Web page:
PHOTO COURTESY OF ADITYA BHARGAVA

For some students, there is pressure to be at the top of their classes. This stress can come from parents, peers, or personal expectations. Final grades seem to follow a certain pattern that measure various students’ performances. What if grade distributions are not a common trend though, but instead they are a common belief that has not been adequately tested?

U of T researchers Elizabeth Patitsas, Jesse Berlin, Michelle Craig, and Steve Easterbrook have disproved the ongoing myth that computer science grades are bimodal. They also found through a psychology test done on Computer Science (CS) instructors that the cause of this myth is the ongoing belief of the ‘geek gene hypothesis.’

In the computer science community, there is a belief that final CS grades have a bimodal distribution. A bimodal distribution means that more than one set of grades occur the most. Hence, a bimodal graph would show two ‘modes’ indicating the most common range of grades — for example, students who got an ‘A’ and those who got a ‘C.’

The geek gene hypothesis describes those students who have the ‘natural talent’ to program, explaining the mode centred around higher grades. However, Elizabeth Patitsas notes that “[The study’s] findings support existing literature that CS students cannot be simply categorized into those who ‘get it’ and those who don’t. Instead, most students are somewhere in the middle: they get some things but not all things.”

Patitsas’ research on bimodality broke down into two studies: the first study tested for multimodality in University of British Columbia (UBC) CS grades. The second study was a psychology test done on CS instructors to see if the geek gene hypothesis influenced their ideas on bimodal grades.

In the first study, Patitsas and associates did a statistical analysis of 778 CS lecture’s final grades from UBC collected over 18 years. They found that only 5.8 per cent of the distributions were multimodal. The rest of the distributions were normal with some skew.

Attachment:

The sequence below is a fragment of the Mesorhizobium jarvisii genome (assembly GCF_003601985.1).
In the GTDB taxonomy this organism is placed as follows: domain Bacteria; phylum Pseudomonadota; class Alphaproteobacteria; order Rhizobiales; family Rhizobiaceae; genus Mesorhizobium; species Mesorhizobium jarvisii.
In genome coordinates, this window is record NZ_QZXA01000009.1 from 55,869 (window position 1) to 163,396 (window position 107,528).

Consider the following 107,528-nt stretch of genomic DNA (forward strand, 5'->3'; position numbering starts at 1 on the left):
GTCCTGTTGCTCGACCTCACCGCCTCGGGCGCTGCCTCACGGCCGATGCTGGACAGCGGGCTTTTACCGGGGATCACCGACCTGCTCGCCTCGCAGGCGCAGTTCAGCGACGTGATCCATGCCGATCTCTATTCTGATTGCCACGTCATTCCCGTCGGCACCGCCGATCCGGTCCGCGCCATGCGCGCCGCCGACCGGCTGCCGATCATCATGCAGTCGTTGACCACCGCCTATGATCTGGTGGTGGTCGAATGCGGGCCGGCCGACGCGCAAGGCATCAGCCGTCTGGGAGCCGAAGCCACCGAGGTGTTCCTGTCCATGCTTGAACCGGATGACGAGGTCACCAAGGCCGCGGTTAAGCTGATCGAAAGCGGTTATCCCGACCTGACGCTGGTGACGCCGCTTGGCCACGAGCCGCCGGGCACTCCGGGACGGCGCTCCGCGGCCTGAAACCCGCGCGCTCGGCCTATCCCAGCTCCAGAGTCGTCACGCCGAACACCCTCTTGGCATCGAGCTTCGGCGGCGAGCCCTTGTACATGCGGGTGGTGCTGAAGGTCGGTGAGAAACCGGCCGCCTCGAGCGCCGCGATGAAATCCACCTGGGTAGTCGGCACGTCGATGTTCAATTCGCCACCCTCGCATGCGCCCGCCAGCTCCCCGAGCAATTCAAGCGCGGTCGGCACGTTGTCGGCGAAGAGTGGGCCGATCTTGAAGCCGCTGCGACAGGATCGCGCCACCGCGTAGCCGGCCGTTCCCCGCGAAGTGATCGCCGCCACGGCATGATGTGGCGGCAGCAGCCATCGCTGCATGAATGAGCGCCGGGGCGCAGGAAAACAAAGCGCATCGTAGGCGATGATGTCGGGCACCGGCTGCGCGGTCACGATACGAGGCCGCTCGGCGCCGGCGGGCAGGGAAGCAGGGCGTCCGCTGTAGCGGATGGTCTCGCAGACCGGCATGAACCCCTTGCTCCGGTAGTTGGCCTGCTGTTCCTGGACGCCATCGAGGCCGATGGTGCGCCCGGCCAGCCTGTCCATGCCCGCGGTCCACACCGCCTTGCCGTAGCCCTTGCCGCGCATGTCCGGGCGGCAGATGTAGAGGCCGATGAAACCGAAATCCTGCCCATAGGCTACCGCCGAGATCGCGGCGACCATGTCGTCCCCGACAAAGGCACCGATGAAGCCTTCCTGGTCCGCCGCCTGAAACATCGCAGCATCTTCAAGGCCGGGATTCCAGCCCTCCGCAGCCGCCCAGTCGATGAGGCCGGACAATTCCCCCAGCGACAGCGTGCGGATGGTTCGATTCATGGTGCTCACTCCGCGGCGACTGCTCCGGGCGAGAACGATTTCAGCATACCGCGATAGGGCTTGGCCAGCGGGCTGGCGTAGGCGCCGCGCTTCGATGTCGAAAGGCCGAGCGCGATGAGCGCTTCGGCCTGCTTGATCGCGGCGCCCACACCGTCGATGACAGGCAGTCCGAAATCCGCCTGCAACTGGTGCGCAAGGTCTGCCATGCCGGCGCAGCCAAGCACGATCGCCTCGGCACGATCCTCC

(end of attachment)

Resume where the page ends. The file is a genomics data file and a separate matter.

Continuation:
Now that the researchers proved that bimodality was not a common distribution, they wanted to find the source of this belief. Patitsas and associates did a psychology test on 60 CS instructors to observe if the geek gene hypothesis affected their ideas on bimodal grades.

They separated the instructors into two groups. Treatment 0 was not primed to think about bimodality in grades. They had to categorize 6 ambiguous distributions, including normal, skewed, bimodal, etc. Treatment 1 was primed to think about the geek gene hypothesis. The researchers asked the instructors about the geek gene hypothesis before the experiment and then the instructors categorized the distributions.

The results showed that for Treatment 0, there was a significant relationship between instructors interpreting the ambiguous graphs as bimodal and the participant’s responses to geek gene hypothesis questions. There was also a stronger relationship for Treatment 1 over Treatment 0 for academic success and bimodality.

According to Patitsas, it was “found that confirmation bias and the geek gene hypothesis” plays a role in the bimodality belief, because the instructors whose beliefs consisted with the geek gene hypothesis were more likely to label the ambiguous histograms as bimodal.

This research provides insight for what needs to change in the CS community. The article notes that the geek gene hypothesis is popular because it is used as a social defense. As an instructor lives out their career, their faith in their teaching abilities fluctuates. According to the article, a teacher with high self-efficacy who sees poor performance believes the problems lay within the students themselves, rather than their teaching abilities. They may subconsciously use the geek gene theory to rationalize the performance and therefore use that as the reason for bimodal grade distribution.

The bimodal distribution has not only been disproved but is an ineffective belief if CS instructors wish to improve students’ marks. There should be an emphasis on improving curricula.
“Disproving the geek gene is important for CS education. It means that education can make a difference to our students. It means instructors can’t simply write off the students they think ‘don’t get it,’” states Patitsas.

“If CS educators think of their job to help the average student — rather than simply the students who magically ‘get it’ — they will have more motivation to switch to effective instructional methods like peer instruction,” notes Patitsas. This can be done through smaller tutorials and labs for students to get more one-on-one help.

Overall, Patitsas and associates have not only disproved the bimodality belief but have also proved that the geek gene hypothesis should not be a factor for how instructors judge their final grades. The CS program as a whole must take steps to suit the curriculum to the students needs so the ‘have it’ versus ‘don’t have it’ mentality can die out.

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